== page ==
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Locality Principle


Locality is a universal behavior that computational processes tend to refer repeatedly to subsets of their resources over extended time intervals.

Temporal locality means that references to the same objects are grouped in time, and spatial locality means that objects close to each other tend to be referenced together.

Models of Locality

Static Representation

Objects could be ordered so that their probabilities of use follow the relation

$$ p_1 > p_2 > p_3 > … > p_k > … $$

And they often follow a Zipf Law, which means that $p_k$ is proportional to $1/k$.

There is no differentiation into phases in this model. So empirically this model overestimates the average locality size by factors of 2 or 3.

Phase-transition

Execution of a computation consists of a series of phases; phase $i$ has holding time $T_i$ and locality set $L_i$. The locality set is the set of objects referenced in the phase. A particular object is referenced only in the phases in which it is a member of the locality set.

Thus, the history of the computation appears as a sequence,

$$ (L_1, T_1), (L_2, T_2), …, (L_i, T_i), … $$

In each phase state, the model uses a static representation above for the locality set.

Working Set

The working set model defines $W(t,T)$ as the set of objects referenced in the time window of length $T$ extending backward from the current time $t$.

A distance function gives a single measure of temporal and spatial locality. $D(x,t)$ measures the distance from the current execution point of the process to an object $x$ at time $t$. Object $x$ is in the locality set at time $t$ if the distance is within a threshold: $D(x,t) \leq T$.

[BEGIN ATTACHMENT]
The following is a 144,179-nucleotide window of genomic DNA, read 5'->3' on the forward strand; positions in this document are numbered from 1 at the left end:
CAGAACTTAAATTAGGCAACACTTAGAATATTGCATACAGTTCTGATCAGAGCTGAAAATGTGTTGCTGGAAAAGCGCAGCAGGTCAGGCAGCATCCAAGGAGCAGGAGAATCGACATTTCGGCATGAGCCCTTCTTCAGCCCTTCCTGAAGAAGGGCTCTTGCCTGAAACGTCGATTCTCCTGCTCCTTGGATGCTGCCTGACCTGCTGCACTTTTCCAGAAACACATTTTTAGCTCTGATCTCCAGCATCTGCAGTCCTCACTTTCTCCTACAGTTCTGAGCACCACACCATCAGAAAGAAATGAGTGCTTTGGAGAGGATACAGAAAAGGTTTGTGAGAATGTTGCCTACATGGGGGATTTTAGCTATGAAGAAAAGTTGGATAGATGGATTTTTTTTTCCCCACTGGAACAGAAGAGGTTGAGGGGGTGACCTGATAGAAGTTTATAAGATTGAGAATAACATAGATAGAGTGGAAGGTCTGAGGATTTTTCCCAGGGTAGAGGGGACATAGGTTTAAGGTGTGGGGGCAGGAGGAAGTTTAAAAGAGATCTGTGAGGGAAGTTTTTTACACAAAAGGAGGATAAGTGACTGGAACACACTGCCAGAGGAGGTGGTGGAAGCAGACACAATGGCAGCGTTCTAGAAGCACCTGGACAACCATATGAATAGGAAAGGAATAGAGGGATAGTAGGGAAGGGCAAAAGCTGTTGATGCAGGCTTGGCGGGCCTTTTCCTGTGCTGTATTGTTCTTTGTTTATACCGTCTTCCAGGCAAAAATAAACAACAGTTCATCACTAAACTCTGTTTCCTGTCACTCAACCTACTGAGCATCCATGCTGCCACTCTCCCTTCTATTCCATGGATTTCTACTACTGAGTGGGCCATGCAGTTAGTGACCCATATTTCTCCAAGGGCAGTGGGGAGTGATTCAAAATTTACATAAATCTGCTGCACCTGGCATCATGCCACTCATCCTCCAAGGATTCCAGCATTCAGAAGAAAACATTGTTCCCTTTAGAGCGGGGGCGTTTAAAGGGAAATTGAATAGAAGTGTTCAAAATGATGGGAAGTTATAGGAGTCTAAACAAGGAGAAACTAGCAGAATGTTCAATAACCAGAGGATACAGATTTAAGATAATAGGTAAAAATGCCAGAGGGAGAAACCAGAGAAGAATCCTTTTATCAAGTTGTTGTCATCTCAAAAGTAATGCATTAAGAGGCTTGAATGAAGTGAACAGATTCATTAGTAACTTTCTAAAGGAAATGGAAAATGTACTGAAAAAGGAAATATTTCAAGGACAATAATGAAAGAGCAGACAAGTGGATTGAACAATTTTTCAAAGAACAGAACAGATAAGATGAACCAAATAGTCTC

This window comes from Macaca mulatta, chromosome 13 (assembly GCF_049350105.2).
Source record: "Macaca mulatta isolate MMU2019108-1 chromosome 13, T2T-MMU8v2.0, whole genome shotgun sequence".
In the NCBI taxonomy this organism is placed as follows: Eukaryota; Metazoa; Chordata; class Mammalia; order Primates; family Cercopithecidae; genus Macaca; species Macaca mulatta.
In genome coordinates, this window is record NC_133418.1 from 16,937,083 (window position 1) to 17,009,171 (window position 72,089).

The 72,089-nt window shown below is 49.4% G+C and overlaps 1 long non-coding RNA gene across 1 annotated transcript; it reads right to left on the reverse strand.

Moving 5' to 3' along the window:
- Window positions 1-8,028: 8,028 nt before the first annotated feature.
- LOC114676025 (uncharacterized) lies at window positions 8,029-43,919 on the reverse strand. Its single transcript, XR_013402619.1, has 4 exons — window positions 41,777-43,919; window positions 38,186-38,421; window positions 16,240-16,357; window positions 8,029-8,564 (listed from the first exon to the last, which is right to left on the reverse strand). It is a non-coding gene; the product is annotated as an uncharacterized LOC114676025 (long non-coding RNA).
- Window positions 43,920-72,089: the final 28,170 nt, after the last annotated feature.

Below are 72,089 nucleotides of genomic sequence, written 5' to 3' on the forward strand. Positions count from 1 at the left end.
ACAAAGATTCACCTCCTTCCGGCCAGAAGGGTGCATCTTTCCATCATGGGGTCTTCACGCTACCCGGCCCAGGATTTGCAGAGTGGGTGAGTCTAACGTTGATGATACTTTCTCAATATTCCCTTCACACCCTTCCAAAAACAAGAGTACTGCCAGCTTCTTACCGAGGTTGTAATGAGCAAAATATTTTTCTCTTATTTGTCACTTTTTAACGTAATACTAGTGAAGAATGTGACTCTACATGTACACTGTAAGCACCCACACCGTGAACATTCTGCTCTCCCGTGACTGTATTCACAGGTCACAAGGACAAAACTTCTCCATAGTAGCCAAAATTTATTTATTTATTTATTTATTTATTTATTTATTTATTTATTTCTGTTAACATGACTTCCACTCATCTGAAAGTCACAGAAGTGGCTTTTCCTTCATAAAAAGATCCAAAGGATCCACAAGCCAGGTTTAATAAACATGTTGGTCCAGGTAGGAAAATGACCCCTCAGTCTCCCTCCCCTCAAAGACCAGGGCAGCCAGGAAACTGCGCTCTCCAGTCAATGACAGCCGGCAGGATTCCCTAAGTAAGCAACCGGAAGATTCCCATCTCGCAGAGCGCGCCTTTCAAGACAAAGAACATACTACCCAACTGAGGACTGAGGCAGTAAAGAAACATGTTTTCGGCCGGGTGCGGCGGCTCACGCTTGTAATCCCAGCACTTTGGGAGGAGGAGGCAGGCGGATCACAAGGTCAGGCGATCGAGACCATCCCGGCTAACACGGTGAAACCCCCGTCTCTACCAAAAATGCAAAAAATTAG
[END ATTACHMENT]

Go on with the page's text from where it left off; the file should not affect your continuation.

It is usually possible to choose the window size $T$ so that it is contained within phases most of time, in which case the working set measures the current locality set. Thus, the working set is a good way to track the localities and phases of a program dynamically.

Locality Principle in Locality Model

  1. Computational processes pass through a sequence of phases.
  2. The locality sets of phases can be inferred by applying a distance function to a program’s address trace observed during a backward window.
  3. Memory management is optimal when it guarantees each program that its locality sets will be present in high-speed memory.

Modern Models of Locality: Context Awareness

Context awareness embraces four key ideas:

Modern ModelOriginal Model
Observerthe execution point of the computational process
Neighborhoodthe current locality set
Inferencethe distance function
Optimal Actionto guarantee that the current locality is present in a processor’s cache

An observer

The observer is the agent who is trying to accomplish tasks with the help of software, and who places expectations on its function and performance. In most cases, the observer is the user who interacts with software. In some cases, such as a program that computes a mathematical model, the observer can be built into the software itself.

Neighborhoods

One or more sets of objects that are most relevant to the observer by some metric at any given time.

Inference

A method of identifying the most relevant objects by monitoring the observer’s actions and interactions and other information about the observer contained in the environment.

Inference can be any reasonable method that measures the content of neighborhoods.

Optimal actions

An expectation that the observer will complete work in the shortest time if neighborhood objects are ready accessible in nearby caches.

Optimal actions are performed by the software on behalf of the observer. These actions can come either from inside the software with which the observer is interacting, or from outside that software, in the run-time system.

An Optimal Actions Example: Cache Coloring

Cache coloring (also known as page coloring) attempts to allocate free pages that are contiguous from the CPU cache’s point of view, in order to maximize the total number of pages cached by the processor.

A physically indexed CPU cache is designed such that addresses in adjacent physical memory blocks take different cache lines in the cache. But virtually adjacent memory blocks could potentially take the same position in the cache.

Coloring solves this problem by selecting pages that do not contend with neighbor pages. Physical memory pages are colored so that pages with different colors have different positions in CPU cache memory. When allocating sequential pages in virtual memory for processes, the kernel collects pages with different colors and maps them to the virtual memory. In this way, sequential pages in virtual memory do not contend for the same cache line.